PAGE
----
We Need Some Heroes –

MLBlogoIn an unprecedented move, Major League Baseball has handed out stiff penalties to 13 players for their connection in the Biogenesis Performance Enhancing Drugs scandal. Most of the penalties were 50 game suspensions, but Ryan Braun and Alex Rodriguez received the stiffest penalties – Braun is out for 67 games and A-Rod will miss roughly 211 games (although he is appealing this decision).

Good. This is just the start of what needs to take place. For too long baseball has hidden in the shadows and has allowed this to happen – often hiding behind the Player’s Association whenever MLB tries to hand out stiffer penalties. That time needs to be over. It is time for these ballplayers to start realizing that they are role models, whether they want to be or not. Kids look up to them to see what is the right way to go about something. Spiderman said it best, “with great power, comes great responsibility”. Major League Baseball has a responsibility to the youth of today.

When I grew up my baseball hero was Ken Griffey Jr. He was “the natural”. He had 56 home runs in back to back years – 1997 and 1998. He had 40 home runs in the strike-shortened 1994 season. He was known for his defense, his swing, and his smile. And never, not even once, has his name been associated with performance enhancing drugs, even while playing in an era with Sammy Sosa and Mark McGuire, two of the steroid-era’s most prominent names. He played the game the way it should be played. I looked up to him, and he never let me down. I want my children to grow up with heroes like that. Heroes they can adorn their walls with posters of and not have to wonder whether they are cheating. A friend of mine just had to go into his eight year old son’s room and explain to him why he wanted him to take down his Jesus Montero poster (Montero was among the 13 who were suspended). We shouldn’t have to resort to that.

Raul Ibanez, left fielder for the Mariners, recently discussed this same issue. He stated his childhood hero was George Brett of the Kansas City Royals. He said, “I still remember watching George Brett and wanting to do everything like George Brett. I’ve had the good fortune of talking with George Brett and I know George Brett and I still see him and look at him in awe, even though he is my friend because he is like my hero. It is a very disappointing thing for kids when their heroes get caught up in garbage.” He also went on to say “It’s disappointing, this whole thing. It’s terrible for the game of baseball. I think it’s a sad day for baseball”. Those are some pretty pointed words from a veteran who has spent almost two decades in the Major Leagues.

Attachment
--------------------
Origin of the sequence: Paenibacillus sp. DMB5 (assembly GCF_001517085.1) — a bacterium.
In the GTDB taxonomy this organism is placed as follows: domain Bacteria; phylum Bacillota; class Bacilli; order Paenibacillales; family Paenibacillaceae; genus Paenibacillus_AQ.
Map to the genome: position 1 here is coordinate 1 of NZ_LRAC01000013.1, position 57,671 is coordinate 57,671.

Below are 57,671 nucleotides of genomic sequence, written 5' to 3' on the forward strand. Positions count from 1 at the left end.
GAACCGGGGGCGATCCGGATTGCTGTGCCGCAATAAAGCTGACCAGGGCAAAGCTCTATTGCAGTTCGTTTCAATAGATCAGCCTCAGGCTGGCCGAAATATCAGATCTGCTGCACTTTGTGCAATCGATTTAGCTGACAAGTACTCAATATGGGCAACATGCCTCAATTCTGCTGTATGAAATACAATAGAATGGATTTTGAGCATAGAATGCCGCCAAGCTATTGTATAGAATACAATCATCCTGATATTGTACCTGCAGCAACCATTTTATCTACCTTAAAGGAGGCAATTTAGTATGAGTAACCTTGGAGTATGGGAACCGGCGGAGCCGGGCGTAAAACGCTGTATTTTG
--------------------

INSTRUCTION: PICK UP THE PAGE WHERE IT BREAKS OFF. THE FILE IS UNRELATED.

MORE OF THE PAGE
Other Major League ballplayers chimed in on the suspensions. Evan Longoria, third baseman for the Tampa Bay Rays, tweeted, “Ultimately, although today will be a day of infamy for MLB, it is a tremendous step in the right direction for the game we love.” It seems like the players really want these performance enhancing drugs out of the game. We shall see when the next round of contract negotiations come between the Player’s Association and Major League Baseball. The Player’s Association can go a long way to reestablishing trust in the game of baseball if they were to sign off on very stiff penalties for anyone associated with performance enhancing drugs.

Ultimately, these players need to realize there are kids who are looking up to them, kids like me who looked up to Ken Griffey Jr., kids like Ibanez, who looked up to George Brett. It’s time for them to take that role seriously, and if they can’t, then they don’t deserve to be playing baseball in the spotlight.

Shane Rivers, Mariners and Seahawks correspondent for KMAS. Talking all thing sports related (and sometimes non-sports) Follow Shane on Twitter @Rainshivers